Ruby Regexp vs Perl and C#

Discussion in 'Ruby' started by Chris Meyers, Oct 13, 2006.

  1. Chris Meyers

    Chris Meyers Guest

    I am having trouble with the Ruby regexp engine and don't know if it is
    my lack of experience with Ruby, or if it just isn't possible to do
    certain things with the Ruby engine. Basically I have the following
    code in perl and C#, simplified for the example:

    Perl:
    $line = "banana";
    while( $line =~ /(an)*/g )
    {
    print $`. "<<" . $& . ">>" . $' . "\n";
    }

    C#:
    using System;
    using System.Text.RegularExpressions;

    public class MyClass
    {
    public static void Main()
    {
    string testString = "banana";
    MatchCollection matches = Regex.Matches( testString, "(an)*" );
    foreach( Match match in matches)
    {
    Console.WriteLine( testString.Substring( 0, match.Index) +
    "<<" + match.Value + ">>" + testString.Substring( match.Index +
    match.Length));
    }
    }
    }

    Output from both:
    <<>>banana
    b<<anan>>a
    banan<<>>a
    banana<<>>

    While the C# way of getting the answer is a bit more messy, it is still
    possible. I am wondering if/how to do this in Ruby. From what I have
    seen, all the Ruby options are a single match which doesn't help me,
    especially with the given example where Ruby's only match would be the
    one before the string thus being empty. Using the string#scan in ruby
    also doesn't help as it gives a 2 dimensional array of the following:
    Ruby:
    irb(main):001:0> line = "banana"
    => "banana"
    irb(main):002:0> line.scan(/(an)*/)
    => [[nil], ["an"], [nil], [nil]]

    So while Ruby finds that there should be 4 matches, it returns them in a
    difficult to use format, with no index information, and matches only
    "an" rather than "anan" as I want.

    So basically is there a way to do this in Ruby? Which can also be asked
    as, how do you do multiple matches in Ruby with full match information?

    Thanks,
    Chris

    --
    Posted via http://www.ruby-forum.com/.
     
    Chris Meyers, Oct 13, 2006
    #1
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  2. Chris Meyers

    matt neuburg Guest

    matt neuburg, Oct 13, 2006
    #2
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  3. Chris Meyers

    matt neuburg Guest

    matt neuburg, Oct 13, 2006
    #3
  4. On Oct 12, 2006, at 7:00 PM, Chris Meyers wrote:

    > I am having trouble with the Ruby regexp engine and don't know if
    > it is
    > my lack of experience with Ruby, or if it just isn't possible to do
    > certain things with the Ruby engine. Basically I have the following
    > code in perl and C#, simplified for the example:
    >
    > Perl:
    > $line = "banana";
    > while( $line =~ /(an)*/g )
    > {
    > print $`. "<<" . $& . ">>" . $' . "\n";
    > }


    scan() can also take a block:

    "banana".scan { puts "#{$`}<<#{$&}>>#{$'}" }

    James Edward Gray II
     
    James Edward Gray II, Oct 13, 2006
    #4
  5. Chris Meyers

    Verno Miller Guest

    > Chris Meyers wrote:
    > ...
    > ... and [Ruby] matches only "an" rather than "anan" as I want.
    >
    > So basically is there a way to do this in Ruby? Which can also be asked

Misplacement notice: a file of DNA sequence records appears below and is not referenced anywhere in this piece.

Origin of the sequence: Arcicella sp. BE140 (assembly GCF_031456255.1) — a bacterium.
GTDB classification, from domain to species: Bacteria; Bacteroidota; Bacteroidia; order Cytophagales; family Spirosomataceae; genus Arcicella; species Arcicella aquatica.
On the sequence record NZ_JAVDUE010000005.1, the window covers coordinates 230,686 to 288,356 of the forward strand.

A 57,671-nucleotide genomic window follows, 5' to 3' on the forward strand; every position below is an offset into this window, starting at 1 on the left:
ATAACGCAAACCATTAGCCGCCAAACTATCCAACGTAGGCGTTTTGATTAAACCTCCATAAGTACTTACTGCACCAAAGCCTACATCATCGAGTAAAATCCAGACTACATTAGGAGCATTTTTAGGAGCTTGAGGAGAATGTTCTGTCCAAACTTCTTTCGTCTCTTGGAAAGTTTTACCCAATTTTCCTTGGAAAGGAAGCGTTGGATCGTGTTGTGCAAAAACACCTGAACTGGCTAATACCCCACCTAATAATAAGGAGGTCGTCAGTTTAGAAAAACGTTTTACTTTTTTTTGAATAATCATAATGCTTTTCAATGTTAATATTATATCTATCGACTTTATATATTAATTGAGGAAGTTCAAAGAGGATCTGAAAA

> as, how do you do multiple matches in Ruby with full match information?
    >
    > Thanks,
    > Chris



    It's a bit tricky but still doable!

    line = "banana"

    If your goal is to match just (an)* in "banana" use:

    line.scan(/((an)*)/) { |str|
    #puts $1.inspect
    puts $1 if $1 != ""
    }


    To match surrounding characters as well use:

    line.scan(/([^a]|a(?=[^n]|$)|(an)*)/) { |str|
    puts $1.inspect unless $1.empty?
    }


    Additional characters can be inserted this way:

    line = "bananaxyzantuia"

    str = ""

    line.scan(/([^a]|a(?=[^n]|$)|(an)*)/) {

    match = $1

    puts match if match =~ /^[^a]$/
    puts match if match =~ /^a$/
    puts match if match =~ /^(an)+$/

    if match =~ /^[^a]$/ then str << match
    elsif match =~ /^a$/ then str << match
    elsif match =~ /^(an)+$/ then str << "<<" << match << ">>"
    end

    }

    puts str #=> b<<anan>>axyz<<an>>tuia


    Instead of if-elsif-end you can also use case-when-end of course (cf.
    http://www.bigbold.com/snippets/posts/show/1313 ).


    Cheers,
    verno


    --
    Posted via http://www.ruby-forum.com/.
     
    Verno Miller, Oct 15, 2006
    #5
  6. Chris Meyers

    Chris Meyers Guest

    Verno Miller wrote:
    >
    > It's a bit tricky but still doable!
    >
    > line = "banana"
    >
    > If your goal is to match just (an)* in "banana" use:
    >
    > line.scan(/((an)*)/) { |str|
    > #puts $1.inspect
    > puts $1 if $1 != ""
    > }


    Thank you Verno, that is what I needed. By using the block syntax I am
    able to get the same output as Perl or C# and I can adapt that to my
    problem at hand. For anyone interested, to recreate the same output in
    Ruby as my Perl and C# example the following code works:

    line="banana"
    line.scan(/(an)*/) {
    puts $` + "<<" + $& + ">>" + $' + "\n"
    }

    Thanks again, Chris

    --
    Posted via http://www.ruby-forum.com/.
     
    Chris Meyers, Oct 16, 2006
    #6
  7. On 10/16/06, Chris Meyers <> wrote:
    >
    > line="banana"
    > line.scan(/(an)*/) {
    > puts $` + "<<" + $& + ">>" + $' + "\n"
    > }


    Also, if you do a

    require 'English'

    you can write that as

    puts $PREMATCH + "<<" + $MATCH + ">>" + $POSTMATCH

    (you don't need the explicit \n if you're using puts)

    martin
     
    Martin DeMello, Oct 17, 2006
    #7
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